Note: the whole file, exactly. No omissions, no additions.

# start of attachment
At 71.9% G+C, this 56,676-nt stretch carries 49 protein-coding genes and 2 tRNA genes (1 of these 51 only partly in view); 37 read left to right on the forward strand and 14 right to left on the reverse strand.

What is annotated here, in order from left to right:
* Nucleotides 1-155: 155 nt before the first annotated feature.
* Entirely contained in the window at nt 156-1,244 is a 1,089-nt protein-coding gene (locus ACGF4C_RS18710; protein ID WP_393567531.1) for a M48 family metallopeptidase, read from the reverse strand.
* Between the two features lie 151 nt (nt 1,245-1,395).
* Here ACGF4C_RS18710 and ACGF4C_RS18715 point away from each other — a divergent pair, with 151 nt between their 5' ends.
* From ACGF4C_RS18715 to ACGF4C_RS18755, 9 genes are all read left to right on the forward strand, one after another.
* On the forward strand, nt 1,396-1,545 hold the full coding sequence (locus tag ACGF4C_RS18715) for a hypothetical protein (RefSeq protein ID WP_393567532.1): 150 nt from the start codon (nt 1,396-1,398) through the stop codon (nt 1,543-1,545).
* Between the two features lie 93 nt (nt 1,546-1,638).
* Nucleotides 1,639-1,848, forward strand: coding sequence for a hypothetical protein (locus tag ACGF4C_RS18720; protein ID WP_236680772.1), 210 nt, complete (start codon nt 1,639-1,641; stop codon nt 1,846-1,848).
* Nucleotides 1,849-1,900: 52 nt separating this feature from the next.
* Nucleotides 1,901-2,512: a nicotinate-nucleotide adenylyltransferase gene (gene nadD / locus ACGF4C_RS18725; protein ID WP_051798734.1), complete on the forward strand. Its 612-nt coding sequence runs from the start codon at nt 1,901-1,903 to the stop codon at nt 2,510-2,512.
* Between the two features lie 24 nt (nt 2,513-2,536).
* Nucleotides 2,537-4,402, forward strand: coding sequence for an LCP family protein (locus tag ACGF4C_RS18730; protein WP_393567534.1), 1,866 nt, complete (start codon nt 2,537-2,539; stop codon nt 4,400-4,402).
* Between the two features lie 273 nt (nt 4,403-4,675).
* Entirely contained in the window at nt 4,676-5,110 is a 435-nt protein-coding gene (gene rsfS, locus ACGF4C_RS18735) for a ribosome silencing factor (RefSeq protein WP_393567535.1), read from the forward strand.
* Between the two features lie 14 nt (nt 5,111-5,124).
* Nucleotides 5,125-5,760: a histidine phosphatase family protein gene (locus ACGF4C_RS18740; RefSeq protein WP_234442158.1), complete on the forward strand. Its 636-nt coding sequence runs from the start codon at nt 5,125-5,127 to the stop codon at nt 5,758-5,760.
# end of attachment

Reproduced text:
At 71.9% G+C, this 56,676-nt stretch carries 49 protein-coding genes and 2 tRNA genes (1 of these 51 only partly in view); 37 read left to right on the forward strand and 14 right to left on the reverse strand.

What is annotated here, in order from left to right:
* Nucleotides 1-155: 155 nt before the first annotated feature.
* Entirely contained in the window at nt 156-1,244 is a 1,089-nt protein-coding gene (locus ACGF4C_RS18710; protein ID WP_393567531.1) for a M48 family metallopeptidase, read from the reverse strand.
* Between the two features lie 151 nt (nt 1,245-1,395).
* Here ACGF4C_RS18710 and ACGF4C_RS18715 point away from each other — a divergent pair, with 151 nt between their 5' ends.
* From ACGF4C_RS18715 to ACGF4C_RS18755, 9 genes are all read left to right on the forward strand, one after another.
* On the forward strand, nt 1,396-1,545 hold the full coding sequence (locus tag ACGF4C_RS18715) for a hypothetical protein (RefSeq protein ID WP_393567532.1): 150 nt from the start codon (nt 1,396-1,398) through the stop codon (nt 1,543-1,545).
* Between the two features lie 93 nt (nt 1,546-1,638).
* Nucleotides 1,639-1,848, forward strand: coding sequence for a hypothetical protein (locus tag ACGF4C_RS18720; protein ID WP_236680772.1), 210 nt, complete (start codon nt 1,639-1,641; stop codon nt 1,846-1,848).
* Nucleotides 1,849-1,900: 52 nt separating this feature from the next.
* Nucleotides 1,901-2,512: a nicotinate-nucleotide adenylyltransferase gene (gene nadD / locus ACGF4C_RS18725; protein ID WP_051798734.1), complete on the forward strand. Its 612-nt coding sequence runs from the start codon at nt 1,901-1,903 to the stop codon at nt 2,510-2,512.
* Between the two features lie 24 nt (nt 2,513-2,536).
* Nucleotides 2,537-4,402, forward strand: coding sequence for an LCP family protein (locus tag ACGF4C_RS18730; protein WP_393567534.1), 1,866 nt, complete (start codon nt 2,537-2,539; stop codon nt 4,400-4,402).
* Between the two features lie 273 nt (nt 4,403-4,675).
* Entirely contained in the window at nt 4,676-5,110 is a 435-nt protein-coding gene (gene rsfS, locus ACGF4C_RS18735) for a ribosome silencing factor (RefSeq protein WP_393567535.1), read from the forward strand.
* Between the two features lie 14 nt (nt 5,111-5,124).
* Nucleotides 5,125-5,760: a histidine phosphatase family protein gene (locus ACGF4C_RS18740; RefSeq protein WP_234442158.1), complete on the forward strand. Its 636-nt coding sequence runs from the start codon at nt 5,125-5,127 to the stop codon at nt 5,758-5,760.